New Delhi: Nitin Gadkari's resignation from the BJP president's post in January, 2013 was as dramatic as his elevation to the top job in the party a little over three years ago. His appointment as the president of the BJP took most political observers by surprise. After all, he had, till then confined his political activities to Maharashtra, his home state, and was little known in the Capital's power circles. The RSS sponsored his ascent, more as a snub to Dilli 4, a pejorative description of a group of senior Delhi-based leaders (Sushma Swaraj, Arun Jaitley, Venkaiah Naidu and Ananth Kumar) who were believed to be de-facto controlling party-affairs.
Mr Gadkari, 53, was close to clinching a second innings as BJP chief when revelations about dodgy investments made by him in the Purti group of companies torpedoed his plans. Leaders such as LK Advani, Yashwant Sinha and Mahesh Jethmalani used the damaging disclosures to force the Nagpur establishment to drop its plans to give Mr Gadkari a second term as party president. He was replaced by Rajnath Singh.
Unperturbed by the setback, Mr Gadkari has been plotting his rehabilitation, leveraging his clout with the Rashtriya Swayamsevak Sangh (RSS) to good effect. A leader who has friends in almost all Maharashtra-based parties, or their branches, he courted controversy recently by meeting Maharashtra Navnirman Sena, or MNS, chief Raj Thackeray to persuade him not to put any roadblocks in the BJP's attempts to win more seats in the state in partnership with Uddhav Thackeray's Shiv Sena. The Thackerays share a very hostile relationship, and Uddhav blamed Mr Gadkari for putting the BJP-Shiv Sena alliance under strain.
Mr Gadkari, however, is unrepentant. He is these days busy campaigning in Nagpur, the city of his birth, to secure his debut in the Lok Sabha. Interestingly, he has never contested any election, either to the state assembly, or to the Lok Sabha, before. He has been an MLC in Maharashtra since 1989, and has spent most of his time so far in Nagpur.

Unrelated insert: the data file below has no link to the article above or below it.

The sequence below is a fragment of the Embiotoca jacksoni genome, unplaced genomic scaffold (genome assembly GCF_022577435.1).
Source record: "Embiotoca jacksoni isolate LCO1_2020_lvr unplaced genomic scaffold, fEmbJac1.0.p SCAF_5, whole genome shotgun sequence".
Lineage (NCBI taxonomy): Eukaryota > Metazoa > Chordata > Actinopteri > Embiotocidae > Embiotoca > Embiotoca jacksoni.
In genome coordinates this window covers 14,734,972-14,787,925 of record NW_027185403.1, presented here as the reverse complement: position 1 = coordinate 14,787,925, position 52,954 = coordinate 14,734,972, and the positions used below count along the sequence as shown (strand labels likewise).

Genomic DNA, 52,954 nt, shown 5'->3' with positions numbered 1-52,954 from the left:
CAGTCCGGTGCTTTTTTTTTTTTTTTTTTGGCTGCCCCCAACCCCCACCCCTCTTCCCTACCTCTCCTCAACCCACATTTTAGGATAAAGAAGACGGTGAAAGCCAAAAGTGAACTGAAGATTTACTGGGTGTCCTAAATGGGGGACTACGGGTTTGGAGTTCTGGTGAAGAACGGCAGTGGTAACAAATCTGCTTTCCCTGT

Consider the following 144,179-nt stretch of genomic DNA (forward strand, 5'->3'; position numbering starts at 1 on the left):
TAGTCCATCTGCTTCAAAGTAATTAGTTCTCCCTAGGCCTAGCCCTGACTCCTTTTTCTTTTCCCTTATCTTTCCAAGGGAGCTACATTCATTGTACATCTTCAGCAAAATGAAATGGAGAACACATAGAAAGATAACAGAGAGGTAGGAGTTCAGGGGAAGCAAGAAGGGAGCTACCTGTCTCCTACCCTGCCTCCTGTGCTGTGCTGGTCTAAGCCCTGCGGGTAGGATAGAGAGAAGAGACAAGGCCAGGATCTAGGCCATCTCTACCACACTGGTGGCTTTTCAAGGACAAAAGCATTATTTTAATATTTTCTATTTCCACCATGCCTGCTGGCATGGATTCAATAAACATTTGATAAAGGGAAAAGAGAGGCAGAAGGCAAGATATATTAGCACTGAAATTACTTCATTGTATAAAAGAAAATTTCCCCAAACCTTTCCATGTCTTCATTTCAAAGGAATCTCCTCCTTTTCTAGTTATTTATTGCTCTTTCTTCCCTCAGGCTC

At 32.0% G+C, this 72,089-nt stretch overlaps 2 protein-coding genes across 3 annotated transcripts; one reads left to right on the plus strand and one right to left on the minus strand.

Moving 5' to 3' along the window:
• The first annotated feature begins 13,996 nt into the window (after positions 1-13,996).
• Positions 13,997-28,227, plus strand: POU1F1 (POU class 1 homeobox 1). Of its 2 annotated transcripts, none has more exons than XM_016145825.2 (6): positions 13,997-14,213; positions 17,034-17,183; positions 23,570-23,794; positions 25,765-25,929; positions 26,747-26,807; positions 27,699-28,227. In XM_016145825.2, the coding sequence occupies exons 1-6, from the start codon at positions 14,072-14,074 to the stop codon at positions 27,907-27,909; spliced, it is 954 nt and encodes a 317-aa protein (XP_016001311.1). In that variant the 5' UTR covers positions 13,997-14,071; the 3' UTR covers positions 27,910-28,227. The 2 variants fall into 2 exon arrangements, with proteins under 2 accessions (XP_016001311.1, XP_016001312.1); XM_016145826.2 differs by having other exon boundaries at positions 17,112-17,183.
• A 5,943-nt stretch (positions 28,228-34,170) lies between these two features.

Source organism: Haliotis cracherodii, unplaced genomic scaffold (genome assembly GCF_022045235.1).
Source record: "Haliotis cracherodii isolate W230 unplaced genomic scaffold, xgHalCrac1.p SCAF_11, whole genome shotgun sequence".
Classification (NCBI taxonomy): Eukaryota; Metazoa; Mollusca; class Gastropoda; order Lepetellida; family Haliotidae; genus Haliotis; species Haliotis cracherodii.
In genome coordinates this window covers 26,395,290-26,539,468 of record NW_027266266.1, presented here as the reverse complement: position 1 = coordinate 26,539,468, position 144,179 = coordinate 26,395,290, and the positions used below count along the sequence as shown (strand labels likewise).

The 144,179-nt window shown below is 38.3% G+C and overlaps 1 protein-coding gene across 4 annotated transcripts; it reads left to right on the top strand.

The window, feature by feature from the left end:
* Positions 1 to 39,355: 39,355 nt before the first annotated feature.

He was born in a Brahmin family in the city, which also houses the headquarters of the RSS, on May 27, 1961. He won his spurs as a political activist by first joining the Akhil Bharatiya Vidyarthi Parishad, or the ABVP, the student's wing of the RSS, and later, the Bharatiya Janata Yuva Morcha, the BJP's youth wing.
But it was his stint as Maharshtra's PWD minister between 1995-99 which forced the BJP's central leadership to take a close look at him. Using the public private partnership (PPP) model as the benchmark, he was instrumental in facilitating the construction of the Mumbai-Pune expressway. His website proudly claims credit for the construction of 66 flyovers and bridges in Mumbai.
Mr Gadkari has over the years built a strong business empire, with interests in sugar, power, more specifically, renewable energy. By his own admission, he employs some five lakh people, in and around Nagpur. He would be hoping his investments in the district help him defeat former union minister Vilas Muttemwar, a Congress leader who has won the seat seven times.
Mr Gadkari shares a very uneasy relationship with Narendra Modi. It was the BJP's prime ministerial candidate who forced him to ease out Sanjay Joshi from the party's national executive during his tenure as president. If Mr Modi does become the country's prime minister, it will be interesting to see whether Mr Gadkari is accommodated in his team.